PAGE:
– Jeff Berkwits

As evidenced by song titles such as “Here4Life” and “Don’t Run Away,” James Eric has some obvious abandonment issues. Fortunately, he turned his fears into intriguing music on his new 13-tune CD, Acceptance. Most of the melodies are mellow, shoegazing pop, featuring a proficient performance from the singer-songwriter. Though by no means brilliant, it’s a compelling collection. (
– Jeff Berkwits

Jarring and somewhat disorienting because of their pounding Farfisa organ and punky, spiky guitar blasts, Fast Product churn out a hellacious racket on Tall Coin (Semiotic Idiot). “Nicer” is all super-charged syncopated blasts, with Cyndi Elliot’s voice sliding smoothly from melodic singing to piercing yelps against the Farfisa and stabbing guitar riffs. There’s a vague hint of Fugazi in the guitars of “Don’t Remember Law School,” which intertwine to create delicious friction. (
– Patrick Conlan

Fourth Rotor do a N.Y. punk-meets-Motörhead-meets-The Didjits thing on Plain, which seems an experience better left for the stage than the stereo. Doug Ward’s vocals are like a screaming match, and the guitar, bass, and drums are speedy and spastic. Lyrics cover an amusing range of topics from how a vacuum works to a five-year-old’s first time at the drugstore to the cryptic existentialist (“I walk in the face of the din of low clearance”). The blue ribbon here is the cover of San Fran punks Snuky Tate’s “New Time.” (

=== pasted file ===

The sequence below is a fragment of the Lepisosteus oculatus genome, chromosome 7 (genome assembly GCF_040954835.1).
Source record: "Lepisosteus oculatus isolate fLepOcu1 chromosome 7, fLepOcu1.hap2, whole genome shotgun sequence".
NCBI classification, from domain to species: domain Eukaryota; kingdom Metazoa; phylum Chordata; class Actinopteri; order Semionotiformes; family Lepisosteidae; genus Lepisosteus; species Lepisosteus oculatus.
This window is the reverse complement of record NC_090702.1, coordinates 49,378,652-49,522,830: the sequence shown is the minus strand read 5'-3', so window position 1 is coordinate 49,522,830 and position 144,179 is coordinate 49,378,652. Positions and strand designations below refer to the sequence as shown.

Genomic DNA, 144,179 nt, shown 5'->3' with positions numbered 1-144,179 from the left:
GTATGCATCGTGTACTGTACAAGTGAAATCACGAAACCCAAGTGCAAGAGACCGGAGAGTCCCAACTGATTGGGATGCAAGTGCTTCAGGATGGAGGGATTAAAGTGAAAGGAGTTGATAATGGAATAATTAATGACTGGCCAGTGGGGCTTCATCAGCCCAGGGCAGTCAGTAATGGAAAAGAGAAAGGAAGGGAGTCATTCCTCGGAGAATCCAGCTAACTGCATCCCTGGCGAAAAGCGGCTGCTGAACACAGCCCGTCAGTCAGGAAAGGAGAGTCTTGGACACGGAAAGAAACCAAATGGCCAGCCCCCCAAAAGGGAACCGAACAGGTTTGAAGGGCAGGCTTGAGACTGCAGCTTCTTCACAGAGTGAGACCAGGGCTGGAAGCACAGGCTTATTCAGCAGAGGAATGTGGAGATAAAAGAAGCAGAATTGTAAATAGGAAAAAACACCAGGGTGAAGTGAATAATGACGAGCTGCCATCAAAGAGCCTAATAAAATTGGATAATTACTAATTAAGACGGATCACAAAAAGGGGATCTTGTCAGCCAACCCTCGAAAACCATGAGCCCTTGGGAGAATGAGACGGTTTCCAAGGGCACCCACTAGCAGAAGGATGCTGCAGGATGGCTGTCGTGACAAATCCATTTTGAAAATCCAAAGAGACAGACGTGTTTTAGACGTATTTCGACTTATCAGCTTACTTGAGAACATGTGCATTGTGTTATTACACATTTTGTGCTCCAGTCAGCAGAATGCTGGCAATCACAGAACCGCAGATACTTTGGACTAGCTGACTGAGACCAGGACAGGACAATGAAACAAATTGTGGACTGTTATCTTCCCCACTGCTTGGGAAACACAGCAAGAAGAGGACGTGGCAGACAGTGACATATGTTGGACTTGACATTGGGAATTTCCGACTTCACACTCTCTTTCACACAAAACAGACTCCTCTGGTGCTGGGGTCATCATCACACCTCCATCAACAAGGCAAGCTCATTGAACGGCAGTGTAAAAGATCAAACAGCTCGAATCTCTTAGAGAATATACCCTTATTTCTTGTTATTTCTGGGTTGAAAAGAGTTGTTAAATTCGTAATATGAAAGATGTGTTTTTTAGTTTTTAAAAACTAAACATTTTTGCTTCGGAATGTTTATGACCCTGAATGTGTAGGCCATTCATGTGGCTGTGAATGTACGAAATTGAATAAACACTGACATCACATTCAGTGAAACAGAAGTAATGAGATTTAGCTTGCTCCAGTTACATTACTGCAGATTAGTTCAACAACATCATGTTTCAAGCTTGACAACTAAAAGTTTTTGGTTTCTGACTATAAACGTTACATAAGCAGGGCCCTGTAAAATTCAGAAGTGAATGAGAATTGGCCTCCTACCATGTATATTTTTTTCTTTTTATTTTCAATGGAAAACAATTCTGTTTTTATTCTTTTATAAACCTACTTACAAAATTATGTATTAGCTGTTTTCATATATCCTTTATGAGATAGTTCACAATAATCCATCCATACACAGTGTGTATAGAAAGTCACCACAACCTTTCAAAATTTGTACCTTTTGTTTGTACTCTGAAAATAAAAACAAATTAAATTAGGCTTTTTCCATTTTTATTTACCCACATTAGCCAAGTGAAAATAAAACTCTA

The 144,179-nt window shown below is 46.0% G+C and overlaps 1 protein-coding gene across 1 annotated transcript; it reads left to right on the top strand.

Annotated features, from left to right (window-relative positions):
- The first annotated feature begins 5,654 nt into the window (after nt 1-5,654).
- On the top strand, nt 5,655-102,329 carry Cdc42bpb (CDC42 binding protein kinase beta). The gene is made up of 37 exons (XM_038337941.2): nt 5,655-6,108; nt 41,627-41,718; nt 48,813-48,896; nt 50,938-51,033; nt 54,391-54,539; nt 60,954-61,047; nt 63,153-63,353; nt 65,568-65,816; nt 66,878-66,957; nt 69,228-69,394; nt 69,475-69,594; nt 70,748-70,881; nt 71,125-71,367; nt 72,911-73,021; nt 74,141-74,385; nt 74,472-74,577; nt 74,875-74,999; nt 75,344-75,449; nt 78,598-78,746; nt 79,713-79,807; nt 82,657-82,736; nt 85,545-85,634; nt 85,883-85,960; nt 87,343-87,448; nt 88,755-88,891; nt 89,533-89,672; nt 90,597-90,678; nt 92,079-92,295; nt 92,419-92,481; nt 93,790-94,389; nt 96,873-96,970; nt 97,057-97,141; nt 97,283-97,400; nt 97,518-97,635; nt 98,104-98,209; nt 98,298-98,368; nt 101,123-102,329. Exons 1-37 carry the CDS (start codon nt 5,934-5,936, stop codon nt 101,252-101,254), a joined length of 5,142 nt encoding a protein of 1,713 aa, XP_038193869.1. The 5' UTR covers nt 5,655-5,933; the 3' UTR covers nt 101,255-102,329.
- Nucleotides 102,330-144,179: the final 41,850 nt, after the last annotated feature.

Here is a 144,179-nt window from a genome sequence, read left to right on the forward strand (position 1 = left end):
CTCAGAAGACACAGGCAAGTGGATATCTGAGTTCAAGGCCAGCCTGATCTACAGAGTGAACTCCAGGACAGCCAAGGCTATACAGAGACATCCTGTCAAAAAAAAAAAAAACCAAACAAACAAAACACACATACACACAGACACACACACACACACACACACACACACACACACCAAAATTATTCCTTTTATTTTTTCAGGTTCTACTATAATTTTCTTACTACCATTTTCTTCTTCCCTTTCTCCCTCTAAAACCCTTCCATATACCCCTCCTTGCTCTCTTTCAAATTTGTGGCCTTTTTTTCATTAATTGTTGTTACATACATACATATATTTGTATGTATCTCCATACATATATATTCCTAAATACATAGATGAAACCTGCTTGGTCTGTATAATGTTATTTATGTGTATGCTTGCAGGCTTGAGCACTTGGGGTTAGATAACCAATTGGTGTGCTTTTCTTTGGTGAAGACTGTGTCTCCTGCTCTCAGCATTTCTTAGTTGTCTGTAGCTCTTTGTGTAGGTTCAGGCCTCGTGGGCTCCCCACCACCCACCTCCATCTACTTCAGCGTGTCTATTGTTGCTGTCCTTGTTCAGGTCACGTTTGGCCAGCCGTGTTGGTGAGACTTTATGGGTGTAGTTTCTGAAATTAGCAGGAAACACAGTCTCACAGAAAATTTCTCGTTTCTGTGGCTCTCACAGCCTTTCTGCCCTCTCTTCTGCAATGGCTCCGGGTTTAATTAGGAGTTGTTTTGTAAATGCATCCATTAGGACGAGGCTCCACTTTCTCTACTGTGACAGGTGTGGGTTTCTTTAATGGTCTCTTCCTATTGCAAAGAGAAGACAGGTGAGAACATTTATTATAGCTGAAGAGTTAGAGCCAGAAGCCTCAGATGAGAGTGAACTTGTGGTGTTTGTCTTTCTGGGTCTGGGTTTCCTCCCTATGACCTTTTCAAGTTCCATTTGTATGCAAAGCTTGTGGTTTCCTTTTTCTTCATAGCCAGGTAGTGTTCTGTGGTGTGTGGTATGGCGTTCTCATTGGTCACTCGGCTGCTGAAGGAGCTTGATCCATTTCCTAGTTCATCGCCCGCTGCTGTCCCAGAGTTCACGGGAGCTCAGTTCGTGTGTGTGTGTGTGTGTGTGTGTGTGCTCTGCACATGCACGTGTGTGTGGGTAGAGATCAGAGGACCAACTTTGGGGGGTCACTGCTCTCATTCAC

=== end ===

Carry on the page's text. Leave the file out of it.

– Penelope Biver

Playing genre-bending metal that seamlessly blends the serrated riffs and dizzying speed of Master Of Puppets-era Metallica with the crunchy bluster of early Iron Maiden, Gideon’s Pawn are worthy torch bearers in Chicago’s bustling metal scene. The Full Twelve Inches (Levon Black) features the blistering “Strangle Fuck,” with its raging, rip-saw guitars, while thick, sludgy guitars fuel the smoldering “Solitude.” (
– Patrick Conlan

It takes a lot of chutzpa to release Best Of The Jerrys given the handful of self-released EPs and demos that precede it. But such is befitting of the earnest Lennon/McCartney aspirations of DIY singer-songwriter Jerry Schwartz (aka The Jerrys). This listener smiled in recognition of some of the songs first heard/reviewed a couple of years ago, but the same admonition given then still applies: Schwartz needs to channel his Brit pop talent and vision into a band so the pressure is not totally on him and he can stretch and loosen up his music. (
– David C. Eldredge

Emulsion‘s Nathan Koch spent a year as a Game Boy tester, so it may come as no surprise his brand of electronica sides heavily with the 8-bit aesthetic. Although once a purveyor of darker industrial and noise music, Emulsion’s first full-length, Blue Sky Objective, is all about sunny melodies among laptop beats. It’s this aspect that makes the record slightly more accessible than many other ambient releases. (
– Joseph Simek

Although a bit all over the place at times, Maps And AtlasesTrees, Swallows, Houses is a jazzy, bouncy, funky, mish-mash of an album in the best way possible. From the grand, yet mellow lightheartedness of “The Sounds They Make” to catchy head-bobber “The Most Trustworthy Tincans,” this debut disc is schizophrenia put to music and after just a single listen everyone should want in the loony bin. (
– Dean Ramos

The four songs on Marcello’s Sound Syndicate‘s Diary Of A Rockstar EP (Off The Hook) are throwbacks to hair metal’s heyday. An unusual mix of sultry, swinging hard rock and prog rock guitar pyrotechnics, the arena-ready anthems “I Might Lie” and “Forever Love” perfectly mimic Van Halen and Bon Jovi. Unfortunately, the lyrics are an endless string of clichés, making it sound as if the Syndicate is engaged in some sort of wicked parody. (
– Patrick Conlan